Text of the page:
The Worn Wicker Chairs

The Worn Wicker Chairs

A pair of pressed-backed chairs with oak spindles faced the wood-fueled cook stove in my grandparents kitchen on the farm, one on each side of the washstand. From my seat here in the summer, I could look over my shoulder through the kitchen window where I saw two white wicker chairs sitting near a stonewall. An apple tree at the edge of the lawn shaded them.

My grandparents would usually take some time out from their endless chores to sit there, mostly silently, dwelling on their own private thoughts, a few words passing back and forth now and then. Occasionally the wicker would creak as they shifted positions.

They spoke in Polish without a lot of emotion so I wasn’t able to sense their moods.

“Róża,” my grandfather said. “Róża” meant “Rose”. That was Babci’s name. She grew into that name as surely as the flowers that she loved tending in the perennial beds that border the lawn. She had phlox running down the length of the woodshed. The phlox was as tall as I was, and each stalk was topped with a curly head like mine. I see myself standing in front of them in the Kodacolor pictures that Uncle Joe took on sunny, summer days.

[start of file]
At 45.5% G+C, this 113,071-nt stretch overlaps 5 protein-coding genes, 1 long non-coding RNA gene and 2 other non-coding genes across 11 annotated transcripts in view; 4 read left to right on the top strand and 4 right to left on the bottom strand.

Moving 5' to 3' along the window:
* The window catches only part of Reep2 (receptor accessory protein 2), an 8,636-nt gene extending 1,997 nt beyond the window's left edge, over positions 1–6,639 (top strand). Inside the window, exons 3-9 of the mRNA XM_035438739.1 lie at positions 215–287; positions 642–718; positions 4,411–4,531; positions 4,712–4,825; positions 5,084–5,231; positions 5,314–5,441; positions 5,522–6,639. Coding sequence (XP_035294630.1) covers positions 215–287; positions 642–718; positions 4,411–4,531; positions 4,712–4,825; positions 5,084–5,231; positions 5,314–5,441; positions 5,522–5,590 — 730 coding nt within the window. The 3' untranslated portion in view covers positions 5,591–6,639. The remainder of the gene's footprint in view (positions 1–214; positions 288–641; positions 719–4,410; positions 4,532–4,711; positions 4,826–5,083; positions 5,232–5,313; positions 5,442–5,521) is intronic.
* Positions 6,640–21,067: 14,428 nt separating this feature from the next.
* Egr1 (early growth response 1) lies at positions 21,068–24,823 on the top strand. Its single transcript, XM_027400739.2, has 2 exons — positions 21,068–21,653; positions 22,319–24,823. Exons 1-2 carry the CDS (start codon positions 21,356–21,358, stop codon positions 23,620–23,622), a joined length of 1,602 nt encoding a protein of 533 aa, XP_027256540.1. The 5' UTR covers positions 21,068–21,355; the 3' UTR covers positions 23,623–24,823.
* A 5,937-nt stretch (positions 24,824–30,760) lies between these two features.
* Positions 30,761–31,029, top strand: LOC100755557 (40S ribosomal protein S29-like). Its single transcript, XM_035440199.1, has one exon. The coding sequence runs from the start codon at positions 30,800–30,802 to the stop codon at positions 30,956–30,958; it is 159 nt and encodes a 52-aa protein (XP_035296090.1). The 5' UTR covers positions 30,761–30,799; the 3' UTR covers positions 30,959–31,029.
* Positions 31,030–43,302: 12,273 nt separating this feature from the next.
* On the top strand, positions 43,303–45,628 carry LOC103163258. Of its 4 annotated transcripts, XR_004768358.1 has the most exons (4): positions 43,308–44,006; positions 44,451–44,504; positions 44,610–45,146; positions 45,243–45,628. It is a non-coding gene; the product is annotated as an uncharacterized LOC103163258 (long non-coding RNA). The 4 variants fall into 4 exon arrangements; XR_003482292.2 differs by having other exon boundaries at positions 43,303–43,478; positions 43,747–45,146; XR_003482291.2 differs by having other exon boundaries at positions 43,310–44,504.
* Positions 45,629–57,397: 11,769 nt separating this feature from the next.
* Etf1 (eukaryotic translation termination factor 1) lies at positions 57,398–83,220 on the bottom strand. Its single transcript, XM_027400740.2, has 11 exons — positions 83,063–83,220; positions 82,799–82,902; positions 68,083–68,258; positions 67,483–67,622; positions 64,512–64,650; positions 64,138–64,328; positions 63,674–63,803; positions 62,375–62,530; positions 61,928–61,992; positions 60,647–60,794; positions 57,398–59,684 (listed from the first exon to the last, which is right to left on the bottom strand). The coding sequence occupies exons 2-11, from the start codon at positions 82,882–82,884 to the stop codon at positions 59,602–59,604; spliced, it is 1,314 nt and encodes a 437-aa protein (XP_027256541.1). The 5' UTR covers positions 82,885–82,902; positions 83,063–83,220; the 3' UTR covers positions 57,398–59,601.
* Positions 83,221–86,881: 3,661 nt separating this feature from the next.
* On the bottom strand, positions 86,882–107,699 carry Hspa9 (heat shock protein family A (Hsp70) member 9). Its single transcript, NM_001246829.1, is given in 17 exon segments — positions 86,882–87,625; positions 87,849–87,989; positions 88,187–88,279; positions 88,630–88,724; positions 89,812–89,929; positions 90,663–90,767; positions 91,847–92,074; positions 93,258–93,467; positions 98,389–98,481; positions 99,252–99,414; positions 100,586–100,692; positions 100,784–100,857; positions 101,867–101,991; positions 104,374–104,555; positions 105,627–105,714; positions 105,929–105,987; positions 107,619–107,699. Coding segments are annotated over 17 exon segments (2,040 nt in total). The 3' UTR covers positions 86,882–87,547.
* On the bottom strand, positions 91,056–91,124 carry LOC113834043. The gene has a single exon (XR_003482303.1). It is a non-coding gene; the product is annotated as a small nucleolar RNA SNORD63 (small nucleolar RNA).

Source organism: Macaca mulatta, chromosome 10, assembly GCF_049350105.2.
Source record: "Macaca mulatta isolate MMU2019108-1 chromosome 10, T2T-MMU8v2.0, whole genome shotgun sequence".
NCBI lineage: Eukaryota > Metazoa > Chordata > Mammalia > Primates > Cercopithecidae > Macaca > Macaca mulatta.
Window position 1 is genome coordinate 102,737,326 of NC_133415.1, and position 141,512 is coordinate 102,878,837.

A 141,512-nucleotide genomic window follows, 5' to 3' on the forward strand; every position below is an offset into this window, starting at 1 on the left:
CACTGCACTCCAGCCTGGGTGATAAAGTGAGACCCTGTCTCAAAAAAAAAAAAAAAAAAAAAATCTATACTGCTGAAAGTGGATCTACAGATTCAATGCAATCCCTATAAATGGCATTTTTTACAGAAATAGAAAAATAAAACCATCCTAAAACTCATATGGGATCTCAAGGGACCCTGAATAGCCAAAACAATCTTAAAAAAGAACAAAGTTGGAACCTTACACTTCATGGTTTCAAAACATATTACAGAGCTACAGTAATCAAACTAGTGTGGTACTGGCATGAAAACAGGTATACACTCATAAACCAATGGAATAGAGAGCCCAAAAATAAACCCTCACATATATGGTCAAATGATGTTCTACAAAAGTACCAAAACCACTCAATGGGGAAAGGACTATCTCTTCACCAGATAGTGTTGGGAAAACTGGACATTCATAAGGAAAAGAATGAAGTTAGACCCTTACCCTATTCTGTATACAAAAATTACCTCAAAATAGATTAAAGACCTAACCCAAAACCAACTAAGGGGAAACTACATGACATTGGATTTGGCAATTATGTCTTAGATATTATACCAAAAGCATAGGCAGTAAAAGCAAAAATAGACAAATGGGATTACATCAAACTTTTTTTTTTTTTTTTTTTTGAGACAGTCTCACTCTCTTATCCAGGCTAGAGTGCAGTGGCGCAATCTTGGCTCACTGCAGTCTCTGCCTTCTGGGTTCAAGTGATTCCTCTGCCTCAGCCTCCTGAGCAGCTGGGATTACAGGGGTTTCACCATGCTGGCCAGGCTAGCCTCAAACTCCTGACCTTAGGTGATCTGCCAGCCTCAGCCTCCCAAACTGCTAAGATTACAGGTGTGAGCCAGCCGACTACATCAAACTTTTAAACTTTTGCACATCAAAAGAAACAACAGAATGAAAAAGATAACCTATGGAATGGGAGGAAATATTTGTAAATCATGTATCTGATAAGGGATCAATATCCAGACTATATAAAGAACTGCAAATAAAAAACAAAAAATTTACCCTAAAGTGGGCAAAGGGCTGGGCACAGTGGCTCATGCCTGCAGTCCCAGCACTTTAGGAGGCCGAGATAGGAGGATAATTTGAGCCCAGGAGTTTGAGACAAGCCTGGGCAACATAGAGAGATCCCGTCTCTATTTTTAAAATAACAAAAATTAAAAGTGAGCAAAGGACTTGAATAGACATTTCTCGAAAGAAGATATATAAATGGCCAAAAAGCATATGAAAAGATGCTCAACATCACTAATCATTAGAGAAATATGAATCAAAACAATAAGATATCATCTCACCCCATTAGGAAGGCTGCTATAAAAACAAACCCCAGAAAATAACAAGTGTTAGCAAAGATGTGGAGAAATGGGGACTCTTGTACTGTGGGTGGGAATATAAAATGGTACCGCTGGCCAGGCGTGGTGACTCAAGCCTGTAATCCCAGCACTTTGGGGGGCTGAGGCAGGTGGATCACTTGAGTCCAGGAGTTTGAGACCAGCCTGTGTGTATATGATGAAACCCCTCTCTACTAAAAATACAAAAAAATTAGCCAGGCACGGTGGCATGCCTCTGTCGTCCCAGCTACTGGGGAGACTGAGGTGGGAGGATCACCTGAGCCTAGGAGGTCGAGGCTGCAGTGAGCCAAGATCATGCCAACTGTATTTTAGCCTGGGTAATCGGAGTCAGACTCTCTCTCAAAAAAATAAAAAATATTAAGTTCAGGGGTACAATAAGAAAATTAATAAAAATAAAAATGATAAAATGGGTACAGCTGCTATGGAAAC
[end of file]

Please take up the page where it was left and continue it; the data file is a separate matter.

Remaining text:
“Smile! Smile, everyone!” Uncle Joe said. Then we smiled, or some of us did, and he snapped the photo, signaling that it was OK to run off and play.

From here, dwelling in the cushioned seats of their wicker chairs, Babci and Dziadzia could view the undulating hills and flat hayfields, the pastures of the farm rising behind the orchard, the woodlot in the distance. This was what they had come to America for.

wicker chair

The Worn Wicker Chairs